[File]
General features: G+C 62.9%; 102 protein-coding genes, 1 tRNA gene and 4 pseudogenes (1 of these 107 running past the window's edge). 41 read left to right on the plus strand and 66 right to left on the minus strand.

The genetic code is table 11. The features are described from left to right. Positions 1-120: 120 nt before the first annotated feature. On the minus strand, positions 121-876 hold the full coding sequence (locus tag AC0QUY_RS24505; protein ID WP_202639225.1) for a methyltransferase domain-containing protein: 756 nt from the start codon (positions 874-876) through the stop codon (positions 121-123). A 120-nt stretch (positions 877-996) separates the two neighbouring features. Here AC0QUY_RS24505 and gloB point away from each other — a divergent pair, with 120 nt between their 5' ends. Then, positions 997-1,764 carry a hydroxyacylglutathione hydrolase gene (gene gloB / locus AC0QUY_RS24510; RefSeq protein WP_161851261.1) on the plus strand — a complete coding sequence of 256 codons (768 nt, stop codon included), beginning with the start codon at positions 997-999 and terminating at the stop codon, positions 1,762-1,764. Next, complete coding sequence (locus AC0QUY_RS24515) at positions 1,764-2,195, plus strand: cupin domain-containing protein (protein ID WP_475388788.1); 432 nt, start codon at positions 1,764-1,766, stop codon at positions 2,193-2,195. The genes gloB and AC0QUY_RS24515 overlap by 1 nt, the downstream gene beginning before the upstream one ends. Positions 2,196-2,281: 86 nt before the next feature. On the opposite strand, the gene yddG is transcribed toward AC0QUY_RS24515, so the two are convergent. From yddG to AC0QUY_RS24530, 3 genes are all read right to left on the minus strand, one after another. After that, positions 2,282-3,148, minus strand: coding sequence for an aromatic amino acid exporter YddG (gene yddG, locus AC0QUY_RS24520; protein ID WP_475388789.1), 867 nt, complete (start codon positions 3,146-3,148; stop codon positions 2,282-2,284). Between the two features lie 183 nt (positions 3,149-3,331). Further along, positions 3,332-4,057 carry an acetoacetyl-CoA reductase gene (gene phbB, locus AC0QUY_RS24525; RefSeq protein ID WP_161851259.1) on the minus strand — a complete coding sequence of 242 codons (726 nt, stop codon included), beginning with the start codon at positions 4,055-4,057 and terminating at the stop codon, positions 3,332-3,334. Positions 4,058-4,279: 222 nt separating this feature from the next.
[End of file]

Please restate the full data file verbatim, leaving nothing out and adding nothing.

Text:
General features: G+C 62.9%; 102 protein-coding genes, 1 tRNA gene and 4 pseudogenes (1 of these 107 running past the window's edge). 41 read left to right on the plus strand and 66 right to left on the minus strand.

The genetic code is table 11. The features are described from left to right. Positions 1-120: 120 nt before the first annotated feature. On the minus strand, positions 121-876 hold the full coding sequence (locus tag AC0QUY_RS24505; protein ID WP_202639225.1) for a methyltransferase domain-containing protein: 756 nt from the start codon (positions 874-876) through the stop codon (positions 121-123). A 120-nt stretch (positions 877-996) separates the two neighbouring features. Here AC0QUY_RS24505 and gloB point away from each other — a divergent pair, with 120 nt between their 5' ends. Then, positions 997-1,764 carry a hydroxyacylglutathione hydrolase gene (gene gloB / locus AC0QUY_RS24510; RefSeq protein WP_161851261.1) on the plus strand — a complete coding sequence of 256 codons (768 nt, stop codon included), beginning with the start codon at positions 997-999 and terminating at the stop codon, positions 1,762-1,764. Next, complete coding sequence (locus AC0QUY_RS24515) at positions 1,764-2,195, plus strand: cupin domain-containing protein (protein ID WP_475388788.1); 432 nt, start codon at positions 1,764-1,766, stop codon at positions 2,193-2,195. The genes gloB and AC0QUY_RS24515 overlap by 1 nt, the downstream gene beginning before the upstream one ends. Positions 2,196-2,281: 86 nt before the next feature. On the opposite strand, the gene yddG is transcribed toward AC0QUY_RS24515, so the two are convergent. From yddG to AC0QUY_RS24530, 3 genes are all read right to left on the minus strand, one after another. After that, positions 2,282-3,148, minus strand: coding sequence for an aromatic amino acid exporter YddG (gene yddG, locus AC0QUY_RS24520; protein ID WP_475388789.1), 867 nt, complete (start codon positions 3,146-3,148; stop codon positions 2,282-2,284). Between the two features lie 183 nt (positions 3,149-3,331). Further along, positions 3,332-4,057 carry an acetoacetyl-CoA reductase gene (gene phbB, locus AC0QUY_RS24525; RefSeq protein ID WP_161851259.1) on the minus strand — a complete coding sequence of 242 codons (726 nt, stop codon included), beginning with the start codon at positions 4,055-4,057 and terminating at the stop codon, positions 3,332-3,334. Positions 4,058-4,279: 222 nt separating this feature from the next.